And while James & Jon recognize that a hyper-detailed theme park version of Pandora (which will supposedly be this completely immersive environment on the same scale as DCA's Cars Land and IOA's The Wizarding World of Harry Potter) will help keep AVATAR enthusiasts energized, Cameron & Landau didn't want the tail to wag the dog here. Which is why they decided that it would be smarter in the long run (especially when you consider the future earnings potential of this franchise as a whole) that the three AVATAR sequels be properly set up / supported by a new series of sci-fi novels first rather than just charge ahead with development & construction of "James Cameron's World of AVATAR" for DAK. That's why -- in spite of Disney's original announcement that " ... Construction is expected to begin by 2013" -- they have yet to officially break ground on this project.

It's a really brilliant plan. If it actually works. The big question now is will any of the AVATAR sequels be as popular as the first film? Which earned nearly $3 billion worldwide during its theatrical release and then went on to become the best selling Blu-ray of all time.


Copyright 20th Century Fox. All rights reserved

"And why would the potential success of the AVATAR sequels be in doubt?," you ask. Well, there are those in the entertainment industry who have whispered that the main reason the original AVATAR did as well as it did at the box office back in 2009 was because it was the first Hollywood film to skillfully mix CG & 3D. Which -- given the dozens of major motion pictures which are released annually in the 3D format these days -- clearly won't be the case when the first AVATAR sequel rolls into theaters in December of 2016.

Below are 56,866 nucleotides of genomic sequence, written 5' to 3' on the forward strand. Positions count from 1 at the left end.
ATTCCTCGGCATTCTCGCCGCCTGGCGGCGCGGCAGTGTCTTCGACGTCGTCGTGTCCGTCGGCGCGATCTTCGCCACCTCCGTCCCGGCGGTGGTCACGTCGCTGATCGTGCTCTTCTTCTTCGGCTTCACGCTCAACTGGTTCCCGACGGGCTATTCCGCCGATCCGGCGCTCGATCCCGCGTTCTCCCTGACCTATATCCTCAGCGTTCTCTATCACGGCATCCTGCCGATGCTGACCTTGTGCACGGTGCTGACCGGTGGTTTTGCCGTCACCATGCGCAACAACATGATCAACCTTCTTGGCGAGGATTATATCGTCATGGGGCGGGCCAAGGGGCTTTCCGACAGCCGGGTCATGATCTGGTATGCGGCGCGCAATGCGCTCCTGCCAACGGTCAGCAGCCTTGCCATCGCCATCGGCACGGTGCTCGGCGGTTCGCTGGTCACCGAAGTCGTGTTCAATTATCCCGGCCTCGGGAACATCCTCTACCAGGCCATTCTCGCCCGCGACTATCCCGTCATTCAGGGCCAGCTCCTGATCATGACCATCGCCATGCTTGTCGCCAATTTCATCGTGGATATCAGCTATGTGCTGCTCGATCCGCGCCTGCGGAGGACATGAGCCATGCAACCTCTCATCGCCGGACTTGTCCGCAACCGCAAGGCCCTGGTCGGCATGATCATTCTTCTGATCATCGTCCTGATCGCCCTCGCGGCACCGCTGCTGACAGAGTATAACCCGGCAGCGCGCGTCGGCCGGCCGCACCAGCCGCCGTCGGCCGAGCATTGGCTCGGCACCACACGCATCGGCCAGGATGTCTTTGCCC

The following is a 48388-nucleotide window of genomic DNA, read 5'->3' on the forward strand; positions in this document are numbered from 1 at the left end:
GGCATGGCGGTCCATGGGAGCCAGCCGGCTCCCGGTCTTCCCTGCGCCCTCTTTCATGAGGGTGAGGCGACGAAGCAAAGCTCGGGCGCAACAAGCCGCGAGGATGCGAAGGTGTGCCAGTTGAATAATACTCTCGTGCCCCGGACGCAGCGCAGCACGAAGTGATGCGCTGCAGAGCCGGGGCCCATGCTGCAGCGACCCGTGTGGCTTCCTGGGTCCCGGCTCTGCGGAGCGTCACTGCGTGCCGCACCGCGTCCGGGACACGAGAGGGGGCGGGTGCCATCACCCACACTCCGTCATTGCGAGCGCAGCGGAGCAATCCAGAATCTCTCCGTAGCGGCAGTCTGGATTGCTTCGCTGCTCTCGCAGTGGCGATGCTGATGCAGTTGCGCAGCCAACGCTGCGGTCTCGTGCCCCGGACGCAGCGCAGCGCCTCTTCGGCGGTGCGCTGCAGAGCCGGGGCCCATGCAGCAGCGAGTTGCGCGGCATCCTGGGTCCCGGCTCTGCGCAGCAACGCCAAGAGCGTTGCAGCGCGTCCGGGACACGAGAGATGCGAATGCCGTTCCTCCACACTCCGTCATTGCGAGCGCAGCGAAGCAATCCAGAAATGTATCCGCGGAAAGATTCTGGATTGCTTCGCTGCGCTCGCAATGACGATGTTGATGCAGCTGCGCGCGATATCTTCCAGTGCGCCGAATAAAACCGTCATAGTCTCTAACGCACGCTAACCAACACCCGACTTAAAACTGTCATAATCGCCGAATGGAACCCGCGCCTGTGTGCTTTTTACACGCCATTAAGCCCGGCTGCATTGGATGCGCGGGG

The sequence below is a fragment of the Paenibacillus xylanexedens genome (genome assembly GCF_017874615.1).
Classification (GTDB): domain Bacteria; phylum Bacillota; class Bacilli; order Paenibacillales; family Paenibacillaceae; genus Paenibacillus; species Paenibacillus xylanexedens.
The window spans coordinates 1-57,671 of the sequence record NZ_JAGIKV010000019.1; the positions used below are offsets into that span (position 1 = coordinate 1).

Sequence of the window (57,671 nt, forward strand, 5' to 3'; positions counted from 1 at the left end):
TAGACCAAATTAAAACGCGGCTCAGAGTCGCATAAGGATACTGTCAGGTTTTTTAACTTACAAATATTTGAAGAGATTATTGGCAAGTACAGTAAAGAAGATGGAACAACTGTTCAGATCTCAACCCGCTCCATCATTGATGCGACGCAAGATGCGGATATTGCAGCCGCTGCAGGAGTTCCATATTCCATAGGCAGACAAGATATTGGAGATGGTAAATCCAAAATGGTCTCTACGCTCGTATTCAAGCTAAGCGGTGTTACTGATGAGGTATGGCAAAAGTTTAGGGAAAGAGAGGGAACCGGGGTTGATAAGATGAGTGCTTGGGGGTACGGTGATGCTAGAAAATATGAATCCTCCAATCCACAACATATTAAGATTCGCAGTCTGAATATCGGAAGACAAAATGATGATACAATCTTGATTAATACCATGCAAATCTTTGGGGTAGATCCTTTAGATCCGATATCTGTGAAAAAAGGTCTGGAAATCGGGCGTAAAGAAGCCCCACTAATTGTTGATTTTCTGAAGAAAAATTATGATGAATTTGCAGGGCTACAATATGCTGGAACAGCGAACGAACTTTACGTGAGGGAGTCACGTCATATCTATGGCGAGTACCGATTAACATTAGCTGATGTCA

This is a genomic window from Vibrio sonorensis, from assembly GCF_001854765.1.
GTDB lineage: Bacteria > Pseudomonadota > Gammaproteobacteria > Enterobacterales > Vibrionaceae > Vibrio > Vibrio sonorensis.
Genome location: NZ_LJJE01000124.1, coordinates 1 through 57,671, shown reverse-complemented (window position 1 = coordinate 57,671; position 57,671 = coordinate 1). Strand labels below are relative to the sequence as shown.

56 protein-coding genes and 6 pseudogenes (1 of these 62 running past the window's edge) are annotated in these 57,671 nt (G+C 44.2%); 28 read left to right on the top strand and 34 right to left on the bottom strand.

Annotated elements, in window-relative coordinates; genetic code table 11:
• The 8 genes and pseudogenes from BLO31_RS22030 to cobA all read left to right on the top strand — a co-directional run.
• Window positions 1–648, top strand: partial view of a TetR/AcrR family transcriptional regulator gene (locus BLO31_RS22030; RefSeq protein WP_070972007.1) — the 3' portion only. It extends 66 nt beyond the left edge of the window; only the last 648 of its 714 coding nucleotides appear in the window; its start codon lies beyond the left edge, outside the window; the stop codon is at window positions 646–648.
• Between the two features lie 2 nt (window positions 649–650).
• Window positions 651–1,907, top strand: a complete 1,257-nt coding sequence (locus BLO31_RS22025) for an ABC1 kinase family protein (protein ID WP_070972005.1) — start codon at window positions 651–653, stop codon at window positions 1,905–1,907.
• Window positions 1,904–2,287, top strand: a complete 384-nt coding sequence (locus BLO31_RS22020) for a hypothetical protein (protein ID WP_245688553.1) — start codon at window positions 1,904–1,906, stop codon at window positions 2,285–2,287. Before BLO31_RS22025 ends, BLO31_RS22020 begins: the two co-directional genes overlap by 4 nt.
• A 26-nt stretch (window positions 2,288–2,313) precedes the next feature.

In spite of that whispering, this issue doesn't seem to concern Cameron in the least. Earlier this month, Fox Filmed Entertainment chief Jim Gianopulos revealed to investment analysts that James has finished outlining the next three installments of his AVATAR film series. What's more, Cameron has selected the screenwriters that he'll be collaborating with in order to turn these outlines into full-fledged screenplays. And these folks are:


Copyright Universal Pictures. All rights reserved

And then -- borrowing a page from the way that Peter Jackson handled "Lord of the Rings " and "The Hobbit" --  all three of these AVATAR sequels will shot simultaneously starting in 2014 and then be released to theaters in December of 2016, December of 2017 and December of 2018.


Joe Rohde (center) leads James Cameron and Tom Staggs on a walking tour of Disney's
Animal Kingdom theme park. Copyright Disney Enterprises, Inc. All rights reserved

And as for those sci-fi novels that will be crucial for growing / maintaining this franchise in between the releases of those AVATAR sequels, earlier this month, Fox & Cameron announced that they had signed "Jumper " author Steven Charles Gould to write four AVATAR novels. One of which will be based on & expand upon the storyline of that 2009 20th Century Fox release while the other three books will be based on the three upcoming AVATAR sequels.

So just to review here: In the past month, we've had Cameron & Fox reveal their plans for the three AVATAR film sequels. We've also had Steven Charles Gould signed to write four AVATAR-inspired books to help support & expand this film franchise. And we also had that faux Imagineer's cubicle set up at the "Journey into Imagineering" pavilion at the D23 EXPO which hinted at what's soon-to-begin construction at Disney's Animal Kingdom theme park.